When somebody mentions a brand, we immediately recall certain visual aspects of it. Whenever Michelin is mentioned, it brings a vivid picture of the Michelin Man and if one mentions Nike, the Swoosh logo comes to mind. But the how does one build a brand? What does it entail? Is only making a good logo enough? All businesses have their own logos but we tend to remember only a few of them. So, what else is needed to be done to build a brand? It is not about how much you can spend but how creative and effective you are in your communication. For instance, some of the most famous logos were designed for a pittance while others cost millions.
A successful brand defines the business. It is not only the mere logo or a catchy tagline. In fact, the brand is inseparable from the overall identity of the business and in case you cannot develop a recognizable brand, the business will never take off the way your desire. So, let’s look at the key aspects of branding that you must apply to your business.
The immediately visible components of the brand create the initial image in the mind of the consumer. Branding begins with the very name of the business itself. Choosing the right name is the first step in creating a connection with the customer and forging a lasting relationship that stands the test of time.
The logo plays an important role but there is more to it. The tagline, the advertisements, the websites, the stores, everything combines to create that certain image. For instance, when you visit the Apple store, it gives you that sense of cutting edge technology. You also feel the same when you visit their website or use their mobile app. So, these components are not independent and random. They are well thought out and consistent with each other. They have been developed to evoke a particular feeling in the minds of the consumers towards the brand.
No brand can appeal to everybody. Different people have different choices and a successful brand knows its target audience. They also know how to attract this target population and that is what we know as brand positioning. A good example here is Miller Lite Beer. It was not an instant success as its key segment of beer drinking males considered the “light beer” to lack machismo. Miller Lite’s game-changer, however, was the iconic “Tastes Great, Less Filling” advertisements. It basically said that it tastes the same as any good beer but is less filling as it is “light” and hence one can drink more. The actual product remained the same, but a simple tweak in brand messaging made it the most popular brand in that segment. This is how you need to position a brand for maximum impact.
An extension of the above point is the brand personality. The brand needs to cultivate a personality that is acceptable for its target audience. For instance, a soda–like Pepsi–is more likely to attract a younger demographic. So, over the years it has cultivated a youthful personality by using sports, music and film stars. In comparison, its competitor Coca Cola focuses on human relationships and tries to deliver a larger message through its advertisements, just to show that it is one of the oldest brands that can almost be considered a symbol of American values. Both have different treatments but both are hugely successful.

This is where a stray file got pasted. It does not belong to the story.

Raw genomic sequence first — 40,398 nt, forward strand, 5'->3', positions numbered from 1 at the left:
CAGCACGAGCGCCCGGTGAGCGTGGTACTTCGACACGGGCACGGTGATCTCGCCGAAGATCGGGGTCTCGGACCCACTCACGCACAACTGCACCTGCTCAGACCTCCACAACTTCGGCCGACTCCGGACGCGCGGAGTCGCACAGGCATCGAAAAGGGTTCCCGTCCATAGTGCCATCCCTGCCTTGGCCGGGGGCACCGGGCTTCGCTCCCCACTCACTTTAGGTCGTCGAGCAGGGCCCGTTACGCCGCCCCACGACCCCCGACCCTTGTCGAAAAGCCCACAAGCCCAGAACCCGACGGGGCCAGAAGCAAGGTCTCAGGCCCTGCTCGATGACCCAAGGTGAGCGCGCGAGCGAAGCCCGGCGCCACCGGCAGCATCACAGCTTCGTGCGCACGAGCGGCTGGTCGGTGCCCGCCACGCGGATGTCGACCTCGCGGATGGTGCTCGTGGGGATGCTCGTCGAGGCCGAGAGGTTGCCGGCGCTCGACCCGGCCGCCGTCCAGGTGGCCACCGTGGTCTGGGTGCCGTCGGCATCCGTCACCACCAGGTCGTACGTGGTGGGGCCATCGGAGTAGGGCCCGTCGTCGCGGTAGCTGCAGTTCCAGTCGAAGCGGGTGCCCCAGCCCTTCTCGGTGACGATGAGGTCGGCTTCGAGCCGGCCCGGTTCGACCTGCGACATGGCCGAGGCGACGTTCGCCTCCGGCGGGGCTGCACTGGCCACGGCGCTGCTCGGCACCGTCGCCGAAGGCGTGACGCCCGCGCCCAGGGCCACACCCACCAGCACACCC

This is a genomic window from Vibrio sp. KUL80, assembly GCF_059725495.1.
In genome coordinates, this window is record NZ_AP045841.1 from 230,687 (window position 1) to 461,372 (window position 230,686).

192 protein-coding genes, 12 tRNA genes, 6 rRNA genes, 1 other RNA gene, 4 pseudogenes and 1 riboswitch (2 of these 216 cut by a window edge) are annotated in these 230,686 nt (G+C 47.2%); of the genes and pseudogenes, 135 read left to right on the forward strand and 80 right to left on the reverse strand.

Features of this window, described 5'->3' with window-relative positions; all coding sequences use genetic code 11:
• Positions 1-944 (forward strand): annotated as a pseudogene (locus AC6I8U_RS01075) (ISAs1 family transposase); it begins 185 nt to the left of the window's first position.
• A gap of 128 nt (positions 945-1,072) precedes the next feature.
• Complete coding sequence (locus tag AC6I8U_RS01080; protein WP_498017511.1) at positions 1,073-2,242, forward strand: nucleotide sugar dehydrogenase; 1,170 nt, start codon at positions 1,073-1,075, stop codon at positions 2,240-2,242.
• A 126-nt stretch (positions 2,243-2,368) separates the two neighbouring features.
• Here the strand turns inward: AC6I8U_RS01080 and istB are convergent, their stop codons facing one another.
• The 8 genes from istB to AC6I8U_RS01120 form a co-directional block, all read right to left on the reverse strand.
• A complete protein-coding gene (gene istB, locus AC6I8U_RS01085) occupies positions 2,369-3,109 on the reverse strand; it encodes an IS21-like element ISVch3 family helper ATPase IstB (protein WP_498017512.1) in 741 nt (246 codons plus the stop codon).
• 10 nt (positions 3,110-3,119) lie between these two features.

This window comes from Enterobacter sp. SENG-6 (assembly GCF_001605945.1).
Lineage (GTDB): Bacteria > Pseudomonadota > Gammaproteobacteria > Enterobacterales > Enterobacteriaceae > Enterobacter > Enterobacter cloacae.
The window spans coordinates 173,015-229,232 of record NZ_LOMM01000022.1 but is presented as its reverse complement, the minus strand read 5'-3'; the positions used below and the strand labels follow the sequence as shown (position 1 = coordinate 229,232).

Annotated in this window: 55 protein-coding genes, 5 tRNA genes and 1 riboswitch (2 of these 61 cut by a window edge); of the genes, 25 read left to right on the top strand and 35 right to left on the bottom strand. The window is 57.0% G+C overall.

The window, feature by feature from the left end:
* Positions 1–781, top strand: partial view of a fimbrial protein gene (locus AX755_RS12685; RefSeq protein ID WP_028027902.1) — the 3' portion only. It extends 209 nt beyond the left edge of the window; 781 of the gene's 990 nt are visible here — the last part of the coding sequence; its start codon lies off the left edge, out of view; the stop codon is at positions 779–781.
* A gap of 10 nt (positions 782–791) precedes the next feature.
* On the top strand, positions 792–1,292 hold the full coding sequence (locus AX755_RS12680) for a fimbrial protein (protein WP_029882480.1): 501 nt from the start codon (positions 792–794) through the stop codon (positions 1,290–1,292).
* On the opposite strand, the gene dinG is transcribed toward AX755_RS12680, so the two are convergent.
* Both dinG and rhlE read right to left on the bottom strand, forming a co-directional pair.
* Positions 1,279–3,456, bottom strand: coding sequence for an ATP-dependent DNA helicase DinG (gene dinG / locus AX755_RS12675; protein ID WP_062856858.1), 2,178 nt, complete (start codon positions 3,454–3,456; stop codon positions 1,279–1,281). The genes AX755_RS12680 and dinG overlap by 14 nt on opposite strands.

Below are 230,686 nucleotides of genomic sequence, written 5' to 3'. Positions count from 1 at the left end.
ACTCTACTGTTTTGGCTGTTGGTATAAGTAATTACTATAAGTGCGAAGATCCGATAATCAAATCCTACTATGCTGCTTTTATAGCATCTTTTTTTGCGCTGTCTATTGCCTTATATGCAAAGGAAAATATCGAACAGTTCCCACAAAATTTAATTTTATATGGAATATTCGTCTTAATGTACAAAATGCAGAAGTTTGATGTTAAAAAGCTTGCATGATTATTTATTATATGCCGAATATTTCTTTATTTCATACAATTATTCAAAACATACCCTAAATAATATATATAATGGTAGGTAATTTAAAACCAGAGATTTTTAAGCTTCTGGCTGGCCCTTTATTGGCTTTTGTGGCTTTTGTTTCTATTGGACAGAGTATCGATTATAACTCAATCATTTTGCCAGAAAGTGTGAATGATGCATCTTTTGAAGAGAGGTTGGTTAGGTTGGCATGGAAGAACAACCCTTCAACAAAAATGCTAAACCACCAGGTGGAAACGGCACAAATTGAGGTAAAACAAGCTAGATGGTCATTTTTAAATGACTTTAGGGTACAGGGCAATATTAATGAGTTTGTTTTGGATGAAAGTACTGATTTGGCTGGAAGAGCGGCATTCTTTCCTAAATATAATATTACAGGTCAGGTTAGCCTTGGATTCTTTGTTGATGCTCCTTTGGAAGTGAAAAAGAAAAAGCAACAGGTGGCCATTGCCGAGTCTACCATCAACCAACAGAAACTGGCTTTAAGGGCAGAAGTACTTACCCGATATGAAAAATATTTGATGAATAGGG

Through various branding and promotional activities, a brand promises a certain outcome to the consumer. For example, Virgin is seen as genuine and contemporary, but it also promises to be reasonably priced and not too expensive. So, when someone thinks of Virgin, they expect a fun service or product at a reasonable price. But a new brand must assess itself and figure out what it can deliver before making any promises. It is better not to promise than promising and failing to deliver.
Finally, as branding progresses over time, a story develops around the brand. It is partly based on facts and partly on the associations that people draw. But there must be a story that people can relate to. For example, check this video by Go Pro. It tells us how the brand developed and what motivated them. It also explains what the product can do and why people love it. Such storytelling is an essential component of brand building, as it adds to the brand image and so it must be planned and cultivated carefully.
Branding is not difficult to understand, but very difficult to implement. It is more of an art rather than science and so one cannot just imitate other brands. Every business must come up with its own strategy to build its brand; effective branding helps startups differentiate themselves in the market that is replete with competition and established players. It not only takes foresight and planning but also requires consummate communication skills to convey the qualities of a brand and make people believe in the same.
Nick Rojas is a business consultant and writer who lives in Los Angeles. He has consulted small and medium-sized enterprises for over twenty years. He has contributed articles to Visual.ly, Entrepreneur, and TechCrunch. You can follow him on Twitter @NickARojas, or you can reach him at NickAndrewRojas@gmail.com.